The European Parliament has announced the votes on the Biodiversity and Agenda 2030 report, which was voted on Tuesday.
Ahead of the Conference of the Parties (COP15) of the UN Convention on Biological Diversity (CBD) in Kunming, this report is key to addressing the external dimension of the EU biodiversity strategy and the role of development policy. This new report calls for putting the rights of indigenous peoples and local communities at the heart of our decisions and for ensuring coherence in European development policies.
Michèle Rivasi MEP, Greens-EFA rapporteur responsible for indigenous peoples and local communities in the Development Committee said, “This report is a victory. We cannot go to the UN Convention on Biological Diversity and establish a real strategy for biodiversity without talking about those most affected by biodiversity degradation and the best guardians of nature: indigenous peoples and local communities.”
“The EU must recognise its responsibility for increasing land grabbing and forest destruction, but it must not fall into the trap of imposing on forest-rich countries financialisation of nature and ‘fortress conservation’ practices that cut off the relationship between humans and nature. The priority is to recognise and respect the traditional rights and practices of indigenous peoples and local communities that contribute to the conservation and sustainable use of biodiversity. Without this, global biodiversity targets cannot be met.”
“If we really want to protect nature, we need to stop CO2 emissions, prevent the destruction of biodiversity and radically change our lifestyles. This report is pushing the boundaries by demanding a ban on the release of GMOs, that development aid cannot be used to promote GMOs, a halt to European exports of pesticides banned in the EU, reform the International Union for the Protection of New Varieties of Plants to respect seed rights and promote biological diversity, reform of WTO TRIPS to combat biopiracy, mandatory due diligence along value chains, ambitious funding for biodiversity and recognition of ecocides and a right to a safe, clean, healthy and sustainable environment. The list is long, but saving biodiversity must be at the top of our agenda, like the fight for climate change.”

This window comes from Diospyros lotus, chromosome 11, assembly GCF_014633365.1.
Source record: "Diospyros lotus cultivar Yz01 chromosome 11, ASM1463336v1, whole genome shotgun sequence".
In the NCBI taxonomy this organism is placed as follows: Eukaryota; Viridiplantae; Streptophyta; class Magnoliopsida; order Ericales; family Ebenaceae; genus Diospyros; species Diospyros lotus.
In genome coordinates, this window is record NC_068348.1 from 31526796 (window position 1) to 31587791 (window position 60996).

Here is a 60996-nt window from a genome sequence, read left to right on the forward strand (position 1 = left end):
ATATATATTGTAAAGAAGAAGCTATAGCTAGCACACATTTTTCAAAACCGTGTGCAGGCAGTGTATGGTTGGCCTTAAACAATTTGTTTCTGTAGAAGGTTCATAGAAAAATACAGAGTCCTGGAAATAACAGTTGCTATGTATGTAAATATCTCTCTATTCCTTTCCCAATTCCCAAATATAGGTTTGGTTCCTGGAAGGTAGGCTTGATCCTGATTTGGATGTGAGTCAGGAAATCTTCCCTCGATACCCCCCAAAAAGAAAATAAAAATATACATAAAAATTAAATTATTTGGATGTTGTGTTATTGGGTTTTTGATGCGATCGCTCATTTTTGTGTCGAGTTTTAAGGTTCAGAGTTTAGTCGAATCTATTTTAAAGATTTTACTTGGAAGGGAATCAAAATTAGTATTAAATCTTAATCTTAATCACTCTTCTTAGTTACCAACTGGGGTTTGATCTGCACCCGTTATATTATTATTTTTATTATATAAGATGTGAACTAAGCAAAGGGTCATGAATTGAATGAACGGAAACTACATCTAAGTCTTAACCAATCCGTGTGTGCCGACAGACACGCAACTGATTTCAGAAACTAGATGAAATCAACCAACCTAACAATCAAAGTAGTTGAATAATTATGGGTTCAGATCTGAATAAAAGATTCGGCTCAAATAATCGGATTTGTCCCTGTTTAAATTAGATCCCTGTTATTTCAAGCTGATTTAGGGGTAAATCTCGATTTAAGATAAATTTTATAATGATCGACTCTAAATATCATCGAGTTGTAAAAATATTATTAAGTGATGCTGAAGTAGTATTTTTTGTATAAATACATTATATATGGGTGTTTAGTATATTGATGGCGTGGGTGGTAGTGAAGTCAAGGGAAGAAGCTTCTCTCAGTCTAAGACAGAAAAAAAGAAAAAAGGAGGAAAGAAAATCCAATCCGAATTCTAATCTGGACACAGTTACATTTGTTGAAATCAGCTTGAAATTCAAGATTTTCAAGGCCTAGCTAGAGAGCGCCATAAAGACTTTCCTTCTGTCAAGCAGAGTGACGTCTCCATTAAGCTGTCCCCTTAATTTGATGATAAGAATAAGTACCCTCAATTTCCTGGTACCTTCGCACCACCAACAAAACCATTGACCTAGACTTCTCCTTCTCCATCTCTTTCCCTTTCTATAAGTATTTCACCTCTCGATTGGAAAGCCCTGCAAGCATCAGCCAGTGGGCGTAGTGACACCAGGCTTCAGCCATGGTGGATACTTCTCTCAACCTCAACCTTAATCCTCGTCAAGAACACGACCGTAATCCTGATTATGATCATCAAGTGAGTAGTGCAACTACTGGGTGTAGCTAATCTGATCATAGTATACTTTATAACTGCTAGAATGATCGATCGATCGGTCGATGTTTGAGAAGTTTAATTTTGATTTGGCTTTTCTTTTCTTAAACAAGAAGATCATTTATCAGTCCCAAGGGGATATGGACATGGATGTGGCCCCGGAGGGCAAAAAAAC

According to the IPBES report of 6 May 2019, negative trends in biodiversity and ecosystems undermine 80% of the Sustainable Development Goals (SDGs) of the 2030 Agenda. Next week, the Conference of the Parties (COP15) of the UN Convention on Biological Diversity will discuss concepts such as nature-based solutions. There is a substantial risk the COP15 will push the development of biodiversity offsets which can give rise to many environmental and social concerns, such as enabling continued destruction of biodiversity while companies greenwash their actions, the difficulty/impossibility of pricing or valuing the costs of nature and ecosystems.
The COP15 will also discuss a new target to place at least 30% of the Earth’s surface under conservation status by 2030. It is essential to recall the need to adopt a human rights-based approach to avoid land grabs and to protect communities living in harmony with nature. 300 million people worldwide could be affected by the new 30% target for protected areas. We need to ensure that polluting companies are squeezed out, not indigenous peoples and local communities.